Wednesday, October 13, 2010

Boller Castle, East Jutland, Vejle amt.


Boller Castle, 6 km east of Horsens
Uth sogn, Bjerre herred, Vejle amt.

The earliest known owner of Boller is Otte Limbek, he is in 1350 written to Boller and has, as one of the followers of the Holstein Grafs, become the owner of the manor; but Boller belonged in the end of the century to Mogens Munk (Bjælke-Munk), queen Margrethe's trusted man. In spite of this it seems they had a break , for after Mogens Munk was killed in a fight with the Holsteiners in 1410, the queen was accused of having taken his furniture and personal property at Boller; this was later given back to his brother. But earlier had queen Margrethe, according to the family books, intervened in Mogens Munk's fate, since she had forced jomfru Kirsten Pedersdatter Thott from Næs - who else was meant to be Mogens Munk's wife - to marry Jep Mus, who kidnapped her from Bosø kloster and married her in Helsingborg. This deed cost Jep Mus' his life, Mogens Munk killed him, and jomfru Kirsten moved into Boller as Mogens Munk's wife.

Mogens Munk and Kirsten Pedersdatter had three daughters. Anne, called "the haughty", married rigsråd Henrik Knudsen Gyldenstierne, who was rich in estate and by this marriage also became landlord at Boller, which he by exchange of property in 1444 increased with Dagnæs village. Fru Anne survived her husband and owned Boller until her death; in 1452 the farm with the belonging, considerable estate in the districts by Horsens went to their daughter Sophie Henriksdatter Gyldenstierne and her husband Erik Ottesen Rosenkrantz of Bjørnholm.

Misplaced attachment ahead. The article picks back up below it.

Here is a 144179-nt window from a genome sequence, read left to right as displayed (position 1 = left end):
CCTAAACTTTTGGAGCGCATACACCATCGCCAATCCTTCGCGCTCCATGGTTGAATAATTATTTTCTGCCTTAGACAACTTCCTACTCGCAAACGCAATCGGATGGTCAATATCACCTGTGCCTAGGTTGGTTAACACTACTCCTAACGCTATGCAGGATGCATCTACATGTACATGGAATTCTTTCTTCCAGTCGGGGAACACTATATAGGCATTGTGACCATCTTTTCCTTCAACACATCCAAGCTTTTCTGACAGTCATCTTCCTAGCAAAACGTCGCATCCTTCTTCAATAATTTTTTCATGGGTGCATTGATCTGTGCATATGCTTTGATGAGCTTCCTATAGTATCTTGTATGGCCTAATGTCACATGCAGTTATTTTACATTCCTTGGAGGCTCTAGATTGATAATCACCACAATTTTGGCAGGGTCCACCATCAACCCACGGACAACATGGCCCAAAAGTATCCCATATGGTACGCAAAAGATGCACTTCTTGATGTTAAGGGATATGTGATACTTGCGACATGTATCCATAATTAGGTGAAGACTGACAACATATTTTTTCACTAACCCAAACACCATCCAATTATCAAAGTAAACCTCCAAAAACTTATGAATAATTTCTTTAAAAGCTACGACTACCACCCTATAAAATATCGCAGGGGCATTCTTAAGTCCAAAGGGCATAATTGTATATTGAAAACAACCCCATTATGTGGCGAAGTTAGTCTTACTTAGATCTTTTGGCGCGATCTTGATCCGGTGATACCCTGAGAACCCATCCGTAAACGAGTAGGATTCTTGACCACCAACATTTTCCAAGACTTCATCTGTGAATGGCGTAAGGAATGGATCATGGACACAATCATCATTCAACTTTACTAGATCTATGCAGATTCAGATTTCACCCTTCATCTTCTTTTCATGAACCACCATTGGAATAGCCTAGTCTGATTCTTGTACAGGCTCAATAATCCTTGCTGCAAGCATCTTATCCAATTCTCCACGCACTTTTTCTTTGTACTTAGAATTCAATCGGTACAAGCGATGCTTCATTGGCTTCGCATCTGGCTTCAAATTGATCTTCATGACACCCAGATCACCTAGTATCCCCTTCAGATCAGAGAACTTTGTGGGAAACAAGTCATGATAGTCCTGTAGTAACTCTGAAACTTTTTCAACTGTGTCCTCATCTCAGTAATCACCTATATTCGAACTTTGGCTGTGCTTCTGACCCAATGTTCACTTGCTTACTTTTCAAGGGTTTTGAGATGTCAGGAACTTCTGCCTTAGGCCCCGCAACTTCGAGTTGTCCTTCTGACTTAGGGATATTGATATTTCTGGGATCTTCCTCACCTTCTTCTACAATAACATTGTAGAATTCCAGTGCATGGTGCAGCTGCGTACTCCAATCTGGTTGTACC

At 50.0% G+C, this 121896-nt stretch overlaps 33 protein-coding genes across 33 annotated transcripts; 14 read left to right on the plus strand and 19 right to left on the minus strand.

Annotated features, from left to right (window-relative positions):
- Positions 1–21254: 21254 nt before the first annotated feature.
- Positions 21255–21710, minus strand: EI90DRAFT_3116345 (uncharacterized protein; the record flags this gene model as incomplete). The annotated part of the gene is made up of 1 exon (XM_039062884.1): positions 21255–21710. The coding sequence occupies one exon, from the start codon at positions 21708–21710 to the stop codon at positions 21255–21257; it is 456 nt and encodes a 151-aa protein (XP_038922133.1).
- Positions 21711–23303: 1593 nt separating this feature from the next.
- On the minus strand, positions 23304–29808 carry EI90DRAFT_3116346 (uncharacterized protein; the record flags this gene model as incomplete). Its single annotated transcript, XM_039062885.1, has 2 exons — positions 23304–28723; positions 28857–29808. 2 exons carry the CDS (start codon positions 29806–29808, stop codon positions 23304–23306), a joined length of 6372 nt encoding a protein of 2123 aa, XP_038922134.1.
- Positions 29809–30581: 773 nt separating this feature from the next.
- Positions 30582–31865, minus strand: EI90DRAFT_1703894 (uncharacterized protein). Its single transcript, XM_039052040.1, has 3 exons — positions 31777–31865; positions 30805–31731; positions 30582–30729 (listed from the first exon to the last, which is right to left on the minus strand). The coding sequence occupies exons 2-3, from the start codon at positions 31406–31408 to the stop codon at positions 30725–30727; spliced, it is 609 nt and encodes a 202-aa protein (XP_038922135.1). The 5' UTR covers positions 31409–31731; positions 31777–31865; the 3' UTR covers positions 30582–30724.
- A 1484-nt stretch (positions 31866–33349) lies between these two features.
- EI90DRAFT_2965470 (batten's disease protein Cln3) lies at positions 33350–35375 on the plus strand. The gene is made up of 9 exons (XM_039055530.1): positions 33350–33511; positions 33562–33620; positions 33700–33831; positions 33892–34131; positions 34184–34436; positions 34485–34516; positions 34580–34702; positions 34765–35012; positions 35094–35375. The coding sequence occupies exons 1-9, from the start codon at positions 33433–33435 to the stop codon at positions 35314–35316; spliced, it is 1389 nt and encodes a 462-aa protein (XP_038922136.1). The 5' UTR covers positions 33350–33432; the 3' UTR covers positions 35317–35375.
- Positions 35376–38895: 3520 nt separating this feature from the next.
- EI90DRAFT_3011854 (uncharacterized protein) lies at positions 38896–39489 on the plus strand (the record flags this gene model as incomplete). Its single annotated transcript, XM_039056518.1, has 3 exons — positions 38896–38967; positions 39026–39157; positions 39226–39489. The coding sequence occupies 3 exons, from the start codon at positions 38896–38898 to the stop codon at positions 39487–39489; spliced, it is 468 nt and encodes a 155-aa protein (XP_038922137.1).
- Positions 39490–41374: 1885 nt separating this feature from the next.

By this marriage Boller came into the ownership of the famous family Rosenkrantz for more than 150 years. With his far and wide estates (ab. 800 peasant farms) must Erik Ottesen Rosenkrantz undoubtedly have been one of the richest men in the country. He gave the management of Boller to his son Holger Eriksen Rosenkrantz, who is mentioned for the first time in 1485 and already at that point is written of Boller; nine years later hr. Erik conveyed the farm with belonging property to his son, and after Holger Eriksen's death in 1496 his father let - with authority from his other sons Niels and Henrik and his daughters' husbands - in 1499 issue a new letter, where Boller - while Erik still lived (he died in 1503) - was laid out to Holger Eriksen's children and their heirs, who then owned the estate forever.



Holger Rosenkrantz was married twice. With Margrethe Flemming he had the son Otte, with Anne Meinstrup, "fru Anne Holgers" - first court lady of three Danish queens, known for her masterful manners and tragic death - he had the son Holger. Otte Holgersen Rosenkrantz, who since 1508 had owned Boller, died together with his wife of plague in Lübeck in 1525 and left 6 children. His father's halfbrother Holger Holgersen Rosenkrantz got the guardianship, which did not last long, but it was mostly a way to secure the brother's children the so-called "Norwegian inheritance", which was about 1/24 of Norway's owed land, and the guardianship had not yet finished, when he was killed in the battle at Svenstrup in 1534. A message from Johan Friis to Anders Sørensen Vedel makes it obvious that the terrors of the civil war also had been close to Boller. The peasant-army attacked the fortificated Boller.